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How can I evaluate $\sum_{n=0}^\infty (n+1)x^n$

How do I compute the point of convergence of a series?

e.g. for example, How do I prove that,

$$\sum_{n=0}^{\infty}\frac{n}{2^{n+1}}=1$$

Can I do:

Point of convergence= $\limsup_{n\rightarrow\infty}\sum_{k=0}^{n}\frac{n}{2^{n+1}}=\sup\{\frac{1}{4},\frac{1}{2},\frac{11}{16},\frac{13}{16},\frac{57}{64},\frac{15}{16},\dots\}=1$

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marked as duplicate by David Mitra, 5PM, Clive Newstead, rschwieb, Brett Frankel Jan 15 '13 at 21:05

This question has been asked before and already has an answer. If those answers do not fully address your question, please ask a new question.

    
Here is a (near) duplicate post. –  David Mitra Jan 15 '13 at 19:09
    
Thanks! That was really helpful! –  007resu Jan 15 '13 at 19:17
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2 Answers

up vote 5 down vote accepted

$$\sum_{n=0}^\infty r^n=\frac1{1-r}$$ for $|r|<1$ and $r\ne1$

Applying derivative wrt $r,$ $$\sum_{n=0}^\infty nr^{n-1}=\frac1{(1-r)^2}$$

Put $r=\frac12,$ $$\sum_{n=0}^\infty \frac{n}{2^{n-1}}=\frac1{(1-\frac12)^2}=4$$

Now, divide both sides by $2^2$


Alternatively,

let $$S=1+2r+3r^2+4r^3+\cdots+ n\cdot r^{n-1}$$ with $|r|<1$ and $r\ne1$

So, $$r\cdot S=r+2r^2+3r^3+4r^4+\cdots+(n-1)\cdot r^{n-1}+n\cdot r^n$$

On subtraction, $$(1-r)S=1+r+r^2+r^3+\cdots+r^{n-1}-n\cdot r^n=\frac{1-r^n}{1-r}-n\cdot r^n$$

If $n\to \infty, r\to 0$ as $|r|<1$ , so does $n\cdot r^n$(Prove)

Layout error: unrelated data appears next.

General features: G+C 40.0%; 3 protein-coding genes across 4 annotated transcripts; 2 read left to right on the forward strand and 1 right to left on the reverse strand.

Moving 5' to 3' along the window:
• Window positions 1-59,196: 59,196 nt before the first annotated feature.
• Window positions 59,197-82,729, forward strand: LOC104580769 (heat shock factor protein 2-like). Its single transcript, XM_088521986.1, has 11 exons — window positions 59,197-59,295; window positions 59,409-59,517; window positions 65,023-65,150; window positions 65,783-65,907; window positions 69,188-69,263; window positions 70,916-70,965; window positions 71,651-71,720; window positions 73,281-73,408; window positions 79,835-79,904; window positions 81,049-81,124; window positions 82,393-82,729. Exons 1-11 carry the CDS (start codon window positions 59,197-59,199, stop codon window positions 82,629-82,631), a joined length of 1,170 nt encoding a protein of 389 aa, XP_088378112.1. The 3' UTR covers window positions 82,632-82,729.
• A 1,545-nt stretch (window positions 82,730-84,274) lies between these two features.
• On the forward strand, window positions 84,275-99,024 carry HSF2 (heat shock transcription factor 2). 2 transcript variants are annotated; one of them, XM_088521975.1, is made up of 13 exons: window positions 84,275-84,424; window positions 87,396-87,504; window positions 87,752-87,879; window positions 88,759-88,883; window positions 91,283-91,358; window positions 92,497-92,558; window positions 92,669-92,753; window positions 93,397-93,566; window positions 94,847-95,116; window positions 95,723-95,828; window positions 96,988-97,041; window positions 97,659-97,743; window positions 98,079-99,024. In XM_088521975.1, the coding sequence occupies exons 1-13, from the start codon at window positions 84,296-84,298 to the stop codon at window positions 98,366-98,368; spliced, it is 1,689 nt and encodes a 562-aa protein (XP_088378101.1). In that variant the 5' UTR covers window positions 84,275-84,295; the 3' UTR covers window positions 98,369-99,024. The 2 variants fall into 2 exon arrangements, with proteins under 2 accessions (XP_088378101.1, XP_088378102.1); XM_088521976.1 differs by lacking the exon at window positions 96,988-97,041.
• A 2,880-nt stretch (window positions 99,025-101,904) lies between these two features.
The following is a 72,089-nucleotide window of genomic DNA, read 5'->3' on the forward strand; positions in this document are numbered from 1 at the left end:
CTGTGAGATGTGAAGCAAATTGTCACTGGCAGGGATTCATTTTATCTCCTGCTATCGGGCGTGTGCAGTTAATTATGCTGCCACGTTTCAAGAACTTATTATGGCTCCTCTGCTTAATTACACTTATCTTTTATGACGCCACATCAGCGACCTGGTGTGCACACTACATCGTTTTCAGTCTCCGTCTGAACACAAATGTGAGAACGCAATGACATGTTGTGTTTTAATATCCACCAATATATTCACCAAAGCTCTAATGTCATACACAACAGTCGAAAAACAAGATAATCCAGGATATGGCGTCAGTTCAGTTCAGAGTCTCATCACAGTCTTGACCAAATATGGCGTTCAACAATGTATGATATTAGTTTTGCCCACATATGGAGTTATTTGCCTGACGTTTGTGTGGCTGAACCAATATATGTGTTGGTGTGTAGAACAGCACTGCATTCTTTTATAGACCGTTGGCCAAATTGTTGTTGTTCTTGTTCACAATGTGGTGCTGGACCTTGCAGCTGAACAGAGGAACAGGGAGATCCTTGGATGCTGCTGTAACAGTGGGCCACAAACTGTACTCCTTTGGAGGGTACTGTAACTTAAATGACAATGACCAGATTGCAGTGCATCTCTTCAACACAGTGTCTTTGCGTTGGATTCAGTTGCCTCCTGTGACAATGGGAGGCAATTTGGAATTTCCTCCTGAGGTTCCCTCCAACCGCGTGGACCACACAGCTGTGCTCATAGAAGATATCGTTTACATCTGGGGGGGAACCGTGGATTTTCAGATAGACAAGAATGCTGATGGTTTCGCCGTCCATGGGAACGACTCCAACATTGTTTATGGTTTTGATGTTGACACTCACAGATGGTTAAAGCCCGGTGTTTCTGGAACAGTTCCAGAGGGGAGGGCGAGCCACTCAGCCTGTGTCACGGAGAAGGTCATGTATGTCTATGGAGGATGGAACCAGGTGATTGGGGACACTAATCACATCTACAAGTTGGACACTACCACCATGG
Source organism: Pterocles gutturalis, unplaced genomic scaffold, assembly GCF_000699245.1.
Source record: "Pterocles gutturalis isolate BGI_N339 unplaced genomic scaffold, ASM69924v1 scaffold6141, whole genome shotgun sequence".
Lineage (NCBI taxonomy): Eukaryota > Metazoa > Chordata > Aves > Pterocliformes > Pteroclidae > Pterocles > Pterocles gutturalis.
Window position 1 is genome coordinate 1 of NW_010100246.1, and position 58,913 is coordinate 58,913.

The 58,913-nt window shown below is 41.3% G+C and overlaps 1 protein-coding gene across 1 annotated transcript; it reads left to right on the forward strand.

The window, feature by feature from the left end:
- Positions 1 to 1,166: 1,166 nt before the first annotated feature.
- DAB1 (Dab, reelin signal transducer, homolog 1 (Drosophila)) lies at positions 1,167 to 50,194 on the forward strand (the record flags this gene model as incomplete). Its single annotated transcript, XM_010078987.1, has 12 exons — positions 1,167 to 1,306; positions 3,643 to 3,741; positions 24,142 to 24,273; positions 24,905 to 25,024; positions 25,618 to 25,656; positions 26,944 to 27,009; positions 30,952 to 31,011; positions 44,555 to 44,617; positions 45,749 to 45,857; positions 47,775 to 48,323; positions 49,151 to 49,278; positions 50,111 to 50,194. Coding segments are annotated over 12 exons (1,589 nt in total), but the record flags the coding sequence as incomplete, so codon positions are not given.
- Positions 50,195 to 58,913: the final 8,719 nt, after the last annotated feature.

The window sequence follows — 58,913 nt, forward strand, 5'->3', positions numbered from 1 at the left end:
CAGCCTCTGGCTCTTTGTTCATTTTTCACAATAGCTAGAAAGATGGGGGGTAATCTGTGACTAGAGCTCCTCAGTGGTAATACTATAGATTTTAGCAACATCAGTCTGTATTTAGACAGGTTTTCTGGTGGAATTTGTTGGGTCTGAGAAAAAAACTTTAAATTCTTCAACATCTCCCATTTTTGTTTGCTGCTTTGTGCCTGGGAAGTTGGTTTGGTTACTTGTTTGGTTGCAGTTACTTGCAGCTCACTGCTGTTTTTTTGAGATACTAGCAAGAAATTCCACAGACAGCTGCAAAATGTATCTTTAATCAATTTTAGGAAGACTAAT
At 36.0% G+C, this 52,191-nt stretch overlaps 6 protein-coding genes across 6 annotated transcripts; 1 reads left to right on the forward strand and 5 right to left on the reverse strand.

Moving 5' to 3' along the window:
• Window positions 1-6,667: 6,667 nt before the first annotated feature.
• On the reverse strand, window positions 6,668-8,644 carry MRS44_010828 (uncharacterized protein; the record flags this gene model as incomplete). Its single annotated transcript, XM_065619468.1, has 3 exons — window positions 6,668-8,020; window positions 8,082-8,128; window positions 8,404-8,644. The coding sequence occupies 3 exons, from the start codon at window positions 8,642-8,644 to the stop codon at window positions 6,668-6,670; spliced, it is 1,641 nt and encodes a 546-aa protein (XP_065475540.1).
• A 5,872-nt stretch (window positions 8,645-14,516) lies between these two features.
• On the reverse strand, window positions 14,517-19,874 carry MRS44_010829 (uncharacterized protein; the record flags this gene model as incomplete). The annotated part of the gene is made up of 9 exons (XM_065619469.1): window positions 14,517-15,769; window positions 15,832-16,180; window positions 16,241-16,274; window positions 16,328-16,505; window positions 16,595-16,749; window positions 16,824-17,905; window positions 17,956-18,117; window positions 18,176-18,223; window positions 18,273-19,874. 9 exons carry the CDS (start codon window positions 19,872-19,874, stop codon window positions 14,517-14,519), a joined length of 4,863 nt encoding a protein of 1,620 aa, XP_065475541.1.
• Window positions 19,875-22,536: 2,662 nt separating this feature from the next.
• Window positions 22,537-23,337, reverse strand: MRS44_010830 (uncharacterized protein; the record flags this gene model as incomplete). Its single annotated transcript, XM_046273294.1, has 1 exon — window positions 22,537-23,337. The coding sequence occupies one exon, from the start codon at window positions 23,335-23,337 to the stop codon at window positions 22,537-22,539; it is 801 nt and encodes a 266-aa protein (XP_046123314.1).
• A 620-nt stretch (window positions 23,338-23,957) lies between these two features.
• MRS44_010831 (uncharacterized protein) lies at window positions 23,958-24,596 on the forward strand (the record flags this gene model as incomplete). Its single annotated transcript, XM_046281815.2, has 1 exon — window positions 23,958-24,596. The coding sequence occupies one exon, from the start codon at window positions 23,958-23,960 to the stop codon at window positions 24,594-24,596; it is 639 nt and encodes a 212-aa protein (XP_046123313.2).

So, $$(1-r)S=\frac1{1-r}$$

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Wonderful! Neat answer, lab. +1 –  B. S. Jan 15 '13 at 19:04
    
@BabakSorouh, my pleasure. Please have a look into the alternative method. –  lab bhattacharjee Jan 15 '13 at 19:07
    
Well, the second method is risky right! you never know when 1=2=1/2... –  007resu Jan 15 '13 at 19:08
    
How do you draw that line just below "divide both sides by $2^2$"? –  Git Gud Jan 15 '13 at 19:08
    
@GitGud, Do you know, you can click edit to see the actual codes? "*****" is what he did. –  007resu Jan 15 '13 at 19:09
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If we denote S=$\sum_{n=0}^{\infty}\displaystyle \frac{n}{2^{n+1}}$, then

$$S-\frac{S}{2}=\sum_{n=2}^{\infty}\frac{1}{2^k}\longrightarrow S=1$$

Q.E.D.

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1  
It's really clever method! Thanks! –  007resu Jan 15 '13 at 19:29
    
@Freddy: thank you! :-) –  Chris's sis Jan 15 '13 at 19:29
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